I did that already, and it's definitely not 90% there, maybe 30% there, although I think that has a lot to do with the fact that I still have outboard open wheels. Due to the clearance issues posed with the steering geometry and suspension, wheel wells were difficult to implement. I wanted to avoid having large wheel well gaps and needed to retain access to the brake calipers and axle for maintenance/repairs(often on a sidewalk 30+ miles from home), so the first two shells had open/outboard wheels. And that is really bad for drag.

I made some farings for the front wheels out of aluminum, but they actually added drag. I didn't have them shaped right and their frontal area penalty likely outweighed any drag coefficient reduction they provided for the wheels, plus the backs of the farings seemed to act as parachutes. I over-sized the clearances for them because I did not want them to give me a flat tire, and even then there was a bit of rub that had to be corrected!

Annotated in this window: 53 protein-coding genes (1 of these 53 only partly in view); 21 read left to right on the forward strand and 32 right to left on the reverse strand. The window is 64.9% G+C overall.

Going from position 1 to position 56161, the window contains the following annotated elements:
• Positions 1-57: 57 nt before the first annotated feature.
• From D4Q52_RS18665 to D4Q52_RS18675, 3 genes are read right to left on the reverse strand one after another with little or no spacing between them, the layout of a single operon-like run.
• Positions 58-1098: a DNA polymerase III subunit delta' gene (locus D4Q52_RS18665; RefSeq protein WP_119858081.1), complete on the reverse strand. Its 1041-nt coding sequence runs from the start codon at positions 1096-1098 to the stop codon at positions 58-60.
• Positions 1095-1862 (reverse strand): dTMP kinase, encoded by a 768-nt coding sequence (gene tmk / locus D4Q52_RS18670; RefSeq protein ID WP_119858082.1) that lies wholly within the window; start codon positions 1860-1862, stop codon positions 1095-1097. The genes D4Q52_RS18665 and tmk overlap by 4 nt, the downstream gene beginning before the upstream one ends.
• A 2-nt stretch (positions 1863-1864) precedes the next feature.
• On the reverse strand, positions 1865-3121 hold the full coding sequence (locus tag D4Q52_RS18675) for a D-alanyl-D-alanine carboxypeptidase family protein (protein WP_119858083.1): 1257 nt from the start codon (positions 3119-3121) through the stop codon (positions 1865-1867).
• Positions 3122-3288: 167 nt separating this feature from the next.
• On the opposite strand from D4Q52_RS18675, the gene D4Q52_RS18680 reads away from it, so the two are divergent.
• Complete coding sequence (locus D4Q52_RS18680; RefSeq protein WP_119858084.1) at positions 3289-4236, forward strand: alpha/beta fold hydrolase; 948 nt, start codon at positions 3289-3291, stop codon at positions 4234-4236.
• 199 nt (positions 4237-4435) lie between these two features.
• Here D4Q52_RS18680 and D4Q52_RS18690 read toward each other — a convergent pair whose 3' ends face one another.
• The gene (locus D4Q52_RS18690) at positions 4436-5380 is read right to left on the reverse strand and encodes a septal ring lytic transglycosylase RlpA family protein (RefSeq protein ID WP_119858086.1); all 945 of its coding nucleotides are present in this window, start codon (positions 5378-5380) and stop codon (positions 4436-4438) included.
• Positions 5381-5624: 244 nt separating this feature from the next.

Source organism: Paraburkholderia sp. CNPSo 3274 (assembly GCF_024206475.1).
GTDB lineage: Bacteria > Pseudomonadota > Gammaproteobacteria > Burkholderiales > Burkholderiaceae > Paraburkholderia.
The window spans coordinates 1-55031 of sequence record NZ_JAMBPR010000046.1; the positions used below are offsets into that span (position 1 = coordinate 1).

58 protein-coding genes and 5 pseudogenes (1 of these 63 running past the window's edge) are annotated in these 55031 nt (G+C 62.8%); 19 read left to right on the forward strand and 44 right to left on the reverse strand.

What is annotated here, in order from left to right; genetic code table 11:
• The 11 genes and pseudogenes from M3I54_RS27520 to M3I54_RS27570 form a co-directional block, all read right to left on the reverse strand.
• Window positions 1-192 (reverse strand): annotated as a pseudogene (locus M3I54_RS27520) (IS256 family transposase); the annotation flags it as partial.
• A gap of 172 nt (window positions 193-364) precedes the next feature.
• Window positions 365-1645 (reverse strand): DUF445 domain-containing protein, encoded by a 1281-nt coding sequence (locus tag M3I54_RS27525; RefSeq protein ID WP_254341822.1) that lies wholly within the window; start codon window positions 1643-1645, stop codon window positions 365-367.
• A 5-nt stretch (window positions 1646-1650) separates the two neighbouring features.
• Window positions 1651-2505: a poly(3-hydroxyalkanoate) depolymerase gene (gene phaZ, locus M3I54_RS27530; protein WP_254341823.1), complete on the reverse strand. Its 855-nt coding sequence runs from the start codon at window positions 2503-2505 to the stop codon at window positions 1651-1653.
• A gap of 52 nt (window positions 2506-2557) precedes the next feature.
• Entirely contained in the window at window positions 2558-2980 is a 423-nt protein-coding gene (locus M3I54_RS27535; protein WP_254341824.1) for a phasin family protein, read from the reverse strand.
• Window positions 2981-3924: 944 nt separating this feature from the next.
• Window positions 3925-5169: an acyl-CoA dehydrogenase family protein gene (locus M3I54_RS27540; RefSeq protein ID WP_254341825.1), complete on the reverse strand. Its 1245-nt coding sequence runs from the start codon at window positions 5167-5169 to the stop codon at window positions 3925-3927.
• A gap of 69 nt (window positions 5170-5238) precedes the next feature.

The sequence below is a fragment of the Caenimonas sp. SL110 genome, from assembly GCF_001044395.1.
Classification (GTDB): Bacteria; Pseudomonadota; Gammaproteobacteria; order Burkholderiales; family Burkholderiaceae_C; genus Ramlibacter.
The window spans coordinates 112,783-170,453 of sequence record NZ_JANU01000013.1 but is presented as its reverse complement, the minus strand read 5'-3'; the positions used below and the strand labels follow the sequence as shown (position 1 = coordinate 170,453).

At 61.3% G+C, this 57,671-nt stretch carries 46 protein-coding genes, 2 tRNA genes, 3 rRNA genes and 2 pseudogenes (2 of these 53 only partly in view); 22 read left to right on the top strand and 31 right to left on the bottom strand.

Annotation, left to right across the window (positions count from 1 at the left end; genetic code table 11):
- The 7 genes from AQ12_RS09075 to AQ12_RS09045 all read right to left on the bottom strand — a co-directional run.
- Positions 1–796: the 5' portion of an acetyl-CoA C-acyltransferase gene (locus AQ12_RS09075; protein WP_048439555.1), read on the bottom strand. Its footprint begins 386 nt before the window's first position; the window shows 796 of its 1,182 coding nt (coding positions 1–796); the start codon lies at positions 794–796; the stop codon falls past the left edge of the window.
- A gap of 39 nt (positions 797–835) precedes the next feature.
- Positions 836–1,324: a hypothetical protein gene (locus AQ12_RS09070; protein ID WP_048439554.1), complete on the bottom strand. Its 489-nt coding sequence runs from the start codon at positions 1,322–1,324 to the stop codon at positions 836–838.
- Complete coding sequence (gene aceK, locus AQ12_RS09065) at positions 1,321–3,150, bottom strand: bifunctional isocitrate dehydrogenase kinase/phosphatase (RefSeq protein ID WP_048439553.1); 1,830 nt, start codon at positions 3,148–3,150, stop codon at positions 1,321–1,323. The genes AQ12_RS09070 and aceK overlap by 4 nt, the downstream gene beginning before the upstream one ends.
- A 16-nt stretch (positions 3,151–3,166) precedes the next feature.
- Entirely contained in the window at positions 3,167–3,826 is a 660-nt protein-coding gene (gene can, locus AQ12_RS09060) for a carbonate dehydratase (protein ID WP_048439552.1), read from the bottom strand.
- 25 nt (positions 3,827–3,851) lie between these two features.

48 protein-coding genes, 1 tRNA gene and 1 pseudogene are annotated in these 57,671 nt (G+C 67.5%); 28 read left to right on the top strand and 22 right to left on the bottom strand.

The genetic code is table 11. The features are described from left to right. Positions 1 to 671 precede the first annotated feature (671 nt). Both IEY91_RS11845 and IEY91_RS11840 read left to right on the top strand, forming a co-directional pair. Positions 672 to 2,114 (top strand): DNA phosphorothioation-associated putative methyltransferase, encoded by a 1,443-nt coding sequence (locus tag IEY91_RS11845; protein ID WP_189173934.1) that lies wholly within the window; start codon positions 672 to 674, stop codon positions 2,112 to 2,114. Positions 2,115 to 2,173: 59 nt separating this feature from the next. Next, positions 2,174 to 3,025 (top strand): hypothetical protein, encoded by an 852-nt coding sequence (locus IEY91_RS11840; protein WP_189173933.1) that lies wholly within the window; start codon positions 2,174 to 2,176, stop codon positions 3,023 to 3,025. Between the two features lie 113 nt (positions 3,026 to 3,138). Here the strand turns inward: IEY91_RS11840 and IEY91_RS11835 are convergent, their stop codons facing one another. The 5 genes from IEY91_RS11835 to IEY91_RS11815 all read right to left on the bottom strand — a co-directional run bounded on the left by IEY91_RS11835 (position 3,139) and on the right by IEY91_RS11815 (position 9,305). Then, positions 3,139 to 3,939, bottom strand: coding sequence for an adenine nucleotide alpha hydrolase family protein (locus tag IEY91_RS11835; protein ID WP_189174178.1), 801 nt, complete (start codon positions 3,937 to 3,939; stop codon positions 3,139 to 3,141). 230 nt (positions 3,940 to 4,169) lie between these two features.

I'm working on a set of more narrow profile farings that may actually show an aerodynamic benefit. We'll see.

I think I solved how to shape the wheel wells for an inboard wheel design with an inverted half-toroid shape, which should hopefully allow operation without any tire scrubbing during cornering or over rough roads, for the next design iteration. If successful, I expect greatly reduced overall drag.
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Old 12-29-2020, 12:48 PM   #20 (permalink)
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how would you

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Originally Posted by Piotrsko View Post
EXACTLY how would you shield from the terrestrial boundary layer? If it flies, it isn't a car, ditto for a vacuum.
What immediately comes to mind would be a race course, buffered from ambient wind, embedded within the stadium, high crash-wall, environment. Like The Indianapolis Motor Speedway, or Phoenix International Speedway where I observed the Solar 500.
A laminar aircraft is designed for 'flight' conditions, up and away from terrestrial effects, such as Earth's boundary layer.
Hucho depicted an Urban boundary layer extending to around 525-meters AGL.
According to MIRA, there are only, on average, 7-days a year in England, free of terrestrial turbulence.